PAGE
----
Using light pressure, begin to lap a finish on the flare with short twisting motions from your wrist. Stop periodically to view the surface and clean the diamond coated with penetrating oil. We now have a clean and even fitting surface.

With every few lapping motions completed, inspect the flare face for a clean and even surface void of high and low points or nicks and imperfections. The process of lubricating, lapping and inspecting is repeated until the result of an even and smooth surface appears. Typically, you can achieve a proper surface with just a few lubricating and lapping steps.

Most of the material removed from our flares was retained on the diamond surface of the lapping head and sprayed away with the penetrating oil. Raczuk recommends using cotton swabs to clean the tubing flares. Since our brake lines are a new fabrication, we sprayed brake cleaner through the lines as an additional cleaning process.

The smaller Surseat P-37 and P-45 kits are for use with smaller brake line applications. Note the compact diamond lapping surface that is coated directly on the yoke shaft. These kits are easier to work around lines currently installed on cars. With all of our initial lines created, we are confident of a leak-free system.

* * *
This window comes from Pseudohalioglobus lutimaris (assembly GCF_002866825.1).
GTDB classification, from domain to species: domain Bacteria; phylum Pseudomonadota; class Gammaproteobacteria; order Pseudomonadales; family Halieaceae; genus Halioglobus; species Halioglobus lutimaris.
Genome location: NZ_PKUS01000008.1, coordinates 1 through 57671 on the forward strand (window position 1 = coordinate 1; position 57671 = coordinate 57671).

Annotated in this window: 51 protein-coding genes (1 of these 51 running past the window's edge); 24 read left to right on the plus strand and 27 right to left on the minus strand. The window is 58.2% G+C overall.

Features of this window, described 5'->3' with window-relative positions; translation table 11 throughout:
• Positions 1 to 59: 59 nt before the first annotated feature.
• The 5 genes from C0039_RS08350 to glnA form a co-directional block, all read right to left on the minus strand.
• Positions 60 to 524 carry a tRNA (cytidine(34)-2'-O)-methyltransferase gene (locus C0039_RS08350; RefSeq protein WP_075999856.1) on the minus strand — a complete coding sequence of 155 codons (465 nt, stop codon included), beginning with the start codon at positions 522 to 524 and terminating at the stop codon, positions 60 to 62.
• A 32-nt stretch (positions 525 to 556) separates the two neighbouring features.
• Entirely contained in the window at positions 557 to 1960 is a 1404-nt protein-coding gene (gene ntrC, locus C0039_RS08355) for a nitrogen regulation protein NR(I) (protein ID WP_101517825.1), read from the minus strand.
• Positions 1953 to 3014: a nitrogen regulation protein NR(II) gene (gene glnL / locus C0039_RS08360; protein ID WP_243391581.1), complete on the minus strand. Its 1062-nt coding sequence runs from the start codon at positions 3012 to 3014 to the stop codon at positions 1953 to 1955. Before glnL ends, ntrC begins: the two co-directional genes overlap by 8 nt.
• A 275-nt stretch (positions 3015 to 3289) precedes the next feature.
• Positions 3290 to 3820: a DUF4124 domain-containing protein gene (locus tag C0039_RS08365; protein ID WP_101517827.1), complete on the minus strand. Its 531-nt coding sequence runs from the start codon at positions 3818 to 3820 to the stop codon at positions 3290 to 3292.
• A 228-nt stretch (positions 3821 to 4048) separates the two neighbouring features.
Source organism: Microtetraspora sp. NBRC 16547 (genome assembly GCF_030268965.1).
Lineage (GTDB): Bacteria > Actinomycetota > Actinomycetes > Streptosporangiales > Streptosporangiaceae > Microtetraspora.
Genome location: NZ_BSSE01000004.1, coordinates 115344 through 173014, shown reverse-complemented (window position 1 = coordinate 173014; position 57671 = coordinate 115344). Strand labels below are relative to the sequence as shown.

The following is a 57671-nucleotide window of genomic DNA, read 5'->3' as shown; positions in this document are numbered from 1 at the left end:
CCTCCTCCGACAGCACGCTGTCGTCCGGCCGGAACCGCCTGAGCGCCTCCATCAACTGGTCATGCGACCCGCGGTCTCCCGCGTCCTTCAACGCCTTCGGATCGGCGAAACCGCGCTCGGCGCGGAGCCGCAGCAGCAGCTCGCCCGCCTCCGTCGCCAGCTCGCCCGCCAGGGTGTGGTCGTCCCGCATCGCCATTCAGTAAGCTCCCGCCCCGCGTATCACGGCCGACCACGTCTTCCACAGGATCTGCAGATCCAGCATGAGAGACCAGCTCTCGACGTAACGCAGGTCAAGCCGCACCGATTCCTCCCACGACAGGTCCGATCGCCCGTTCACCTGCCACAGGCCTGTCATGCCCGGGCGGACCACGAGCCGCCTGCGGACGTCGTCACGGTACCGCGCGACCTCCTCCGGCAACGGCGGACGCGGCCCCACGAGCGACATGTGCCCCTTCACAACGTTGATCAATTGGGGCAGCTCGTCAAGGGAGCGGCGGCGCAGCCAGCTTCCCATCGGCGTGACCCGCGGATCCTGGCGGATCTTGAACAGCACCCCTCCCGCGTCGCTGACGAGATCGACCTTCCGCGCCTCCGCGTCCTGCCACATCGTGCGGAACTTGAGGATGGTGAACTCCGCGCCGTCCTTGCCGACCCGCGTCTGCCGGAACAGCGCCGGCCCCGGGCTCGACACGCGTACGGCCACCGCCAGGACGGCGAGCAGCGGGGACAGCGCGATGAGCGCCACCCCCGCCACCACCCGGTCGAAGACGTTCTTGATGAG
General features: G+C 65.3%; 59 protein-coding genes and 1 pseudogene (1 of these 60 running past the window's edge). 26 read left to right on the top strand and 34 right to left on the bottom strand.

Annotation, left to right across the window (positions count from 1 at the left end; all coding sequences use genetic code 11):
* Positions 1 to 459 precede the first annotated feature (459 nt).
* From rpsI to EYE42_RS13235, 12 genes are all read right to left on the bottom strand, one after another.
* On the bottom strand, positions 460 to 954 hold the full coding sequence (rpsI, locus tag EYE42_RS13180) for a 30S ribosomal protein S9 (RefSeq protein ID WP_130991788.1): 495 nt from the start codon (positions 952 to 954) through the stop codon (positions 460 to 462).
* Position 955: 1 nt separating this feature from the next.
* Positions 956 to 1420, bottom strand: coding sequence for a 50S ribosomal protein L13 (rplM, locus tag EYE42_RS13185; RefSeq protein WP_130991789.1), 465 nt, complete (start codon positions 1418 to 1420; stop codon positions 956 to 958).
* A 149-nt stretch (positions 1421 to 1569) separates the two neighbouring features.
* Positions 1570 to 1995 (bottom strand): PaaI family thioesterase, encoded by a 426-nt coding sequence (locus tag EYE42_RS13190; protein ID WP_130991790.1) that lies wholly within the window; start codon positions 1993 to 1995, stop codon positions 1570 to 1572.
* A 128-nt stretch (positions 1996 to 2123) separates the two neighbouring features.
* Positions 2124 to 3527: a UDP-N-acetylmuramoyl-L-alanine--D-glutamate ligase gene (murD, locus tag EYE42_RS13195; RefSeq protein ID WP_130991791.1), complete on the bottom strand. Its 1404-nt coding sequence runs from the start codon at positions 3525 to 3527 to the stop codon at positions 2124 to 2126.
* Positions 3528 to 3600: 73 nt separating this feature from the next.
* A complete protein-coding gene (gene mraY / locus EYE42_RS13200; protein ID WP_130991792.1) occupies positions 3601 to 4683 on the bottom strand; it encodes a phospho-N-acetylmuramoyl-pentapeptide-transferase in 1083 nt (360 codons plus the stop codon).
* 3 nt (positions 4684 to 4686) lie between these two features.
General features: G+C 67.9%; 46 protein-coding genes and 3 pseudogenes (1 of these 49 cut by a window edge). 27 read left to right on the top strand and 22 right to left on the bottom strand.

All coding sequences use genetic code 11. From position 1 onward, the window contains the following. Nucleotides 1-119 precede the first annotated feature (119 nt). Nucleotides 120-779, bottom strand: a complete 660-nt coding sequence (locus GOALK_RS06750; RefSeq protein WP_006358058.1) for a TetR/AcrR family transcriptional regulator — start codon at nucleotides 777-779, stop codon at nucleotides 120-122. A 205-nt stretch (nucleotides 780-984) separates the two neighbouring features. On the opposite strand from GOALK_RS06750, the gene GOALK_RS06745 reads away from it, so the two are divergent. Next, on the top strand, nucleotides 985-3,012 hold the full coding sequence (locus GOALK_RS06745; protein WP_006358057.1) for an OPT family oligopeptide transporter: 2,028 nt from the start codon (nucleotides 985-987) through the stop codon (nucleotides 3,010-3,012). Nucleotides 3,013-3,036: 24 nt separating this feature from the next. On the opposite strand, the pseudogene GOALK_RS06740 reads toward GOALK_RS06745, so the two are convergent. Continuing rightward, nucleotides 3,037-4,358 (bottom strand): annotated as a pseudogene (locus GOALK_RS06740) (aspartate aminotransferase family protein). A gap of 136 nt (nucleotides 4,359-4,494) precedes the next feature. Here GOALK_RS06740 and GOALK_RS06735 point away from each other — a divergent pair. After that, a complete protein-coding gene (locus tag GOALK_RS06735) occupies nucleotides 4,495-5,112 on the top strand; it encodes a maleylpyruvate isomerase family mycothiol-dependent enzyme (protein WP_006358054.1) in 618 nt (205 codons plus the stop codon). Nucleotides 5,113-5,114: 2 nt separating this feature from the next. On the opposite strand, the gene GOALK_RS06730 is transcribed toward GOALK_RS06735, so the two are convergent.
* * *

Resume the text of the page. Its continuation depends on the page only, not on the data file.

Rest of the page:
With the master kit, we decided to touch up the flares on our previously installed 1/2-inch aluminum fuel line. As we began the lapping process, an indent in our flare closest to the engine became evident. This lapping process more than likely prevented a future fuel line leak that could have stopped us during a round of competition.


Dick Raczuk is no stranger to the axiomatic “light bulb” going off above his head when it comes to developing innovative tools. Raczuk was the owner of Kerker Exhausts and Kendick Engineering — both were leading suppliers of not only aftermarket racing exhaust systems, but also supplied Honda corporation with specialized tools for its motorcycles and cars.

The Surseat flare lapping tool is just one of the ideas the Koul Tools company has developed to fill a sorely need “fix” when it comes to fabricating your project car.

With our 1/2-inch aluminum fuel line removed while installing our new brake lines, we decided to lap our flares there, as well. As you can see, we probably prevented a future fuel leak in our race car.

The AN Hose Assembly Tool was created to make the installation of braided, stainless steel hose into AN fittings far easier. Their Fitting Fixer tools are of similar design theory to the Surseat flare lapping tool. These fixtures use a diamond-dust coated lapping head and can resurface damaged AN-fittings.

Whether you’re a tool geek like me or just looking for the right equipment to build your projects correctly, the Koul Tool innovators have developed some innovative products to fill that bill.

Article Sources

About the author

Todd Silvey

Todd has been a hardcore drag racing journalist since 1987. He is constantly on both sides of the guardwall from racing photography and editorship to drag racing cars of every shape and class.